I’ve continued collecting dice throughout my gaming career, though perhaps not as addictively as other gamers. Since most of my gaming has been with various d6-dependent systems, I have an uncountable host of six-sided dice. My favorite ones include some deep bluish-green ones with an Egyptian-style scarab for the “one” face; some tan Flames of War dice from Battlefront with the Africa Corps logo on either the “one” face or the “six” face (always have to check); the round six-sider with a hollow cube interior and a weighted ball so the die lands with one result facing up on its spherical surface (a small gift from science-fiction author friend Timothy Zahn); a hefty handful of Fudge dice an old friend gave me which I infrequently (yet recently) use; a brass die that sits on my desk as a paperweight and rarely sees any gameplay; a set of “Pizza Dice!” Flying Buffalo offered long ago (and might still sell) to properly randomize topping choices; and the red-with-gold-specs I ordered a few years ago with the Griffon Publishing Studio name and logo on the “one” face. Oddly enough during gameplay I prefer using solid-color sets of dice: usually red with white pips for basic rolls, with some smaller sets of dice to keep track number of opponents, hits, rounds, or other quantities during the game.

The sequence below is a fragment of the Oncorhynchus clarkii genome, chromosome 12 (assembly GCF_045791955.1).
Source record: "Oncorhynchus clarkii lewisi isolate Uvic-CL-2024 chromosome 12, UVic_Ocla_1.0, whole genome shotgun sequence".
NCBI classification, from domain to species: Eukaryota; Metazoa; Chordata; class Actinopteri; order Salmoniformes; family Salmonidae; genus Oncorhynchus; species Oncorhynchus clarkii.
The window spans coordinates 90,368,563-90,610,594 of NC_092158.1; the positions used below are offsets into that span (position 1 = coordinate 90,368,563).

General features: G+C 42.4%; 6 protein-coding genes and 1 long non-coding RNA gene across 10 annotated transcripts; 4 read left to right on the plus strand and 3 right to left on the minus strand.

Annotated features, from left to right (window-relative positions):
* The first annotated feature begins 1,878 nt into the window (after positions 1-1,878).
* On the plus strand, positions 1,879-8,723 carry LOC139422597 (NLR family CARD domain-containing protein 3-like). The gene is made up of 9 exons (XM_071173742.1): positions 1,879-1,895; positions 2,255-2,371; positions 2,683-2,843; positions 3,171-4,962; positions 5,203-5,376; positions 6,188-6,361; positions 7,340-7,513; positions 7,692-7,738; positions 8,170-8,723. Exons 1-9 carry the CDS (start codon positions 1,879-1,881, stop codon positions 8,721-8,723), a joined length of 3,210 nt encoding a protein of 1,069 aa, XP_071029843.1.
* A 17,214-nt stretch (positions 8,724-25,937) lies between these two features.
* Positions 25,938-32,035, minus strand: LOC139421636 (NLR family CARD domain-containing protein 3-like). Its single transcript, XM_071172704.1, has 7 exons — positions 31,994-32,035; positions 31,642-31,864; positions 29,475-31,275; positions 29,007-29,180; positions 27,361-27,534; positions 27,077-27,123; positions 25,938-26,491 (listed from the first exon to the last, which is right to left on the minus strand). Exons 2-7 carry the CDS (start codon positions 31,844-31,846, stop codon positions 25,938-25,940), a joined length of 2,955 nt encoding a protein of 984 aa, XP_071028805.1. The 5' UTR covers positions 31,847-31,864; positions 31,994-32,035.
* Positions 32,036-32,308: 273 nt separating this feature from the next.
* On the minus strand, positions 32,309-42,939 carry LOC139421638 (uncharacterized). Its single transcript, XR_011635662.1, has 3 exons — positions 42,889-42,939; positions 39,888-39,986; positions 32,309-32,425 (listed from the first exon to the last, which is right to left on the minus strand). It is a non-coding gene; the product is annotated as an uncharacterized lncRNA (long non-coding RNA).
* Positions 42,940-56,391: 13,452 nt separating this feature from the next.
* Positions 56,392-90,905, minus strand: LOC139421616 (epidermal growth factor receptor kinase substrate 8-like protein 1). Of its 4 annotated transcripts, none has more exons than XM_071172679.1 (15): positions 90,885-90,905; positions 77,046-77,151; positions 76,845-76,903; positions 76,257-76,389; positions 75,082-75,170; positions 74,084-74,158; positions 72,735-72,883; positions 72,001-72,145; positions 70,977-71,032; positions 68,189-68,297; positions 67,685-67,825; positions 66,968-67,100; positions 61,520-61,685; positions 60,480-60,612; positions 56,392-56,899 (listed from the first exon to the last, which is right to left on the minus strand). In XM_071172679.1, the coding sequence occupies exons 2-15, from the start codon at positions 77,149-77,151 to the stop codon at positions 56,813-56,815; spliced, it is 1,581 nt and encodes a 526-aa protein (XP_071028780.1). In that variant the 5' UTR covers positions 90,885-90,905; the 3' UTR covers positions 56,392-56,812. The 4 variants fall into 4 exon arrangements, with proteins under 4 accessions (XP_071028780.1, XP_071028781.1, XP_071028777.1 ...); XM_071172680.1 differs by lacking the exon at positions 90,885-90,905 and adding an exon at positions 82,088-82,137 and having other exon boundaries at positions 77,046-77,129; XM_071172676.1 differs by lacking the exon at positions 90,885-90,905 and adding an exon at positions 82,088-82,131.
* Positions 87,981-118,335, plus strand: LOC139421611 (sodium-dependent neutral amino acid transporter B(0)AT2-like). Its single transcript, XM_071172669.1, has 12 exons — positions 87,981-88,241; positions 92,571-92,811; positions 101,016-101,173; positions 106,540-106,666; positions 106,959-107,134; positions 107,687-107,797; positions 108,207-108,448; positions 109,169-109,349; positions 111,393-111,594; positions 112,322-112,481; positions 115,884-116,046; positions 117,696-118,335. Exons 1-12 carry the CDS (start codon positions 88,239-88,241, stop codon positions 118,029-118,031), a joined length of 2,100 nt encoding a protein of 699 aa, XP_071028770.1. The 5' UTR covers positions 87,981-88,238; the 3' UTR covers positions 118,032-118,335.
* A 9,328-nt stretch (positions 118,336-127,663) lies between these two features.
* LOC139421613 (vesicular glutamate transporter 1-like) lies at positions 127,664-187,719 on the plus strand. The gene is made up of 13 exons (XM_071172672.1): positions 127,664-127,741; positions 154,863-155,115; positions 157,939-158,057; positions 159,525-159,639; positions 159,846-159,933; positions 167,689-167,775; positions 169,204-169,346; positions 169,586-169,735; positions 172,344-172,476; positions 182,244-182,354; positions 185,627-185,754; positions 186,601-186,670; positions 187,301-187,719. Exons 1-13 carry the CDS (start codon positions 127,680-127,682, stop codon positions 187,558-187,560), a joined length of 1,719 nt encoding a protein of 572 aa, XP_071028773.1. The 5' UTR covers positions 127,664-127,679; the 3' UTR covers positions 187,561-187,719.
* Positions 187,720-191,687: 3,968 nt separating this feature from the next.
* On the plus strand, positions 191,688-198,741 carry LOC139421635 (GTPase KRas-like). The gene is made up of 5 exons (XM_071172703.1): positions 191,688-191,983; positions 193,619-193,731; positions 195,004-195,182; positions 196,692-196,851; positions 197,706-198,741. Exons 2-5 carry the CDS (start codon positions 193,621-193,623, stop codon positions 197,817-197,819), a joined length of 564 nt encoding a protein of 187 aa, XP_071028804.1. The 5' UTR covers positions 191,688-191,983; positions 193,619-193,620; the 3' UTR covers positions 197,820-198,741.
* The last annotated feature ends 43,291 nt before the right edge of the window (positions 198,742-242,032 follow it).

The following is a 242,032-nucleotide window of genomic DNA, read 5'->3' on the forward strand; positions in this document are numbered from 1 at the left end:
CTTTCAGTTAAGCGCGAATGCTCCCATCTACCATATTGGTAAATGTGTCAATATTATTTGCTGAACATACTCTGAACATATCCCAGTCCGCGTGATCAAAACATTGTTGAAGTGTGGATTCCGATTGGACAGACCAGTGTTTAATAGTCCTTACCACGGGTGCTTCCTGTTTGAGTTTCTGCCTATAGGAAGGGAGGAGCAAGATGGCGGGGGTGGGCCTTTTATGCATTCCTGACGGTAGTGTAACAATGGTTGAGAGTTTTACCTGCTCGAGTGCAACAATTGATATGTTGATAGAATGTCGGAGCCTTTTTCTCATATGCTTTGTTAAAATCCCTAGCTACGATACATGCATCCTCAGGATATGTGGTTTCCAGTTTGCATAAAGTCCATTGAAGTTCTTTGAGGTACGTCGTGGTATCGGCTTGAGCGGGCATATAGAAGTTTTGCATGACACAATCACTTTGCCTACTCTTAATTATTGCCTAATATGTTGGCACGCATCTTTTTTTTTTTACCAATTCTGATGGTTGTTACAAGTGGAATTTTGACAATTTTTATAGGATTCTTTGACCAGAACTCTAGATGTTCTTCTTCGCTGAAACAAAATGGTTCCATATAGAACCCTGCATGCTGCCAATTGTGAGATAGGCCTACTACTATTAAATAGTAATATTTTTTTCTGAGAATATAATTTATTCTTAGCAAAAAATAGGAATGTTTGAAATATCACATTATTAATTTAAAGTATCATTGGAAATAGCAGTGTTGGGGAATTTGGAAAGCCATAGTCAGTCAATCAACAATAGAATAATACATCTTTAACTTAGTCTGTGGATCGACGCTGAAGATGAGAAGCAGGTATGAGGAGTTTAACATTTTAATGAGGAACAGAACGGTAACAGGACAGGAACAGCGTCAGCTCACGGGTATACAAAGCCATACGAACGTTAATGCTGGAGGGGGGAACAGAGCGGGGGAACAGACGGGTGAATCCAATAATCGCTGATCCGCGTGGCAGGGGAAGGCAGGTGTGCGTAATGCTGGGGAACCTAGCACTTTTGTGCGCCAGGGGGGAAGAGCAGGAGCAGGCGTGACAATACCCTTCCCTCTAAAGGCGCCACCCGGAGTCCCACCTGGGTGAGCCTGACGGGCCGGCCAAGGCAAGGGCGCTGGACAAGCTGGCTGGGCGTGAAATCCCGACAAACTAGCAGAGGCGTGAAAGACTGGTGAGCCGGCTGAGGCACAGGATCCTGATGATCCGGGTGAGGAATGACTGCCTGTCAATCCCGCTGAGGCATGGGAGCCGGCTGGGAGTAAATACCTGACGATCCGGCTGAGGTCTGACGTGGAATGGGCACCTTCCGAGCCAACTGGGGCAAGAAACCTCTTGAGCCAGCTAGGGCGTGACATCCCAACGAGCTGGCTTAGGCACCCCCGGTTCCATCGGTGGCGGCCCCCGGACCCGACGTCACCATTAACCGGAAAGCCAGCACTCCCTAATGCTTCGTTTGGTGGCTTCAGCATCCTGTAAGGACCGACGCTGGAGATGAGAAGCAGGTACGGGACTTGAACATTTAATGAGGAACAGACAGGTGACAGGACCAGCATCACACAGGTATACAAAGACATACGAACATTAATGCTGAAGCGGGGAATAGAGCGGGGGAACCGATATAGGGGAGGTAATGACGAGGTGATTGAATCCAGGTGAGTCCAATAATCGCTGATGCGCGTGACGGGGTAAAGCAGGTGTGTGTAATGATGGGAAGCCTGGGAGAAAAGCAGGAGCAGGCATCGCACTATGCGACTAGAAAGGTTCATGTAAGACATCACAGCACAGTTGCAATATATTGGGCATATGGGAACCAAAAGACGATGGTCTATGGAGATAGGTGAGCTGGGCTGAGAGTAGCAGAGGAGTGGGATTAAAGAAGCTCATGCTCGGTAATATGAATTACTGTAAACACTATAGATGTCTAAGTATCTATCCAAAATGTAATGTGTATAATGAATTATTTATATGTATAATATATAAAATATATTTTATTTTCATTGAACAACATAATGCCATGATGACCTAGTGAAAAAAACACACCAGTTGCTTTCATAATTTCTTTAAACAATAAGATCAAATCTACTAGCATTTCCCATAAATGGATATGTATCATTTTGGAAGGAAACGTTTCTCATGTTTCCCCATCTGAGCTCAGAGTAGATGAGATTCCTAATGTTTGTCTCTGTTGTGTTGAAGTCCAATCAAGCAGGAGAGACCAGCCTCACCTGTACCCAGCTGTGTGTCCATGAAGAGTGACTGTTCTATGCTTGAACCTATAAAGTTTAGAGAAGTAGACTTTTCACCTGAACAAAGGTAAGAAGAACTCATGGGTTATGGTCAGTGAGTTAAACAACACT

Since I don’t play too many D&D-style games much anymore I don’t have many favorite polyhedral dice sets. I’ve kept several I acquired over the years, many as swag or trades during my years with West End Games when I had some professional acceptance from other publishers, manufacturers, and game designers. I recently (in the past three years) picked up a cobalt blue polyhedral dice set with gold-inked numbers I find particularly striking. One of these days I might give a D&D-style game another go given the current preponderance of D&D Next/Fifth Edition, Pathfinder, and Old School Renaissance material.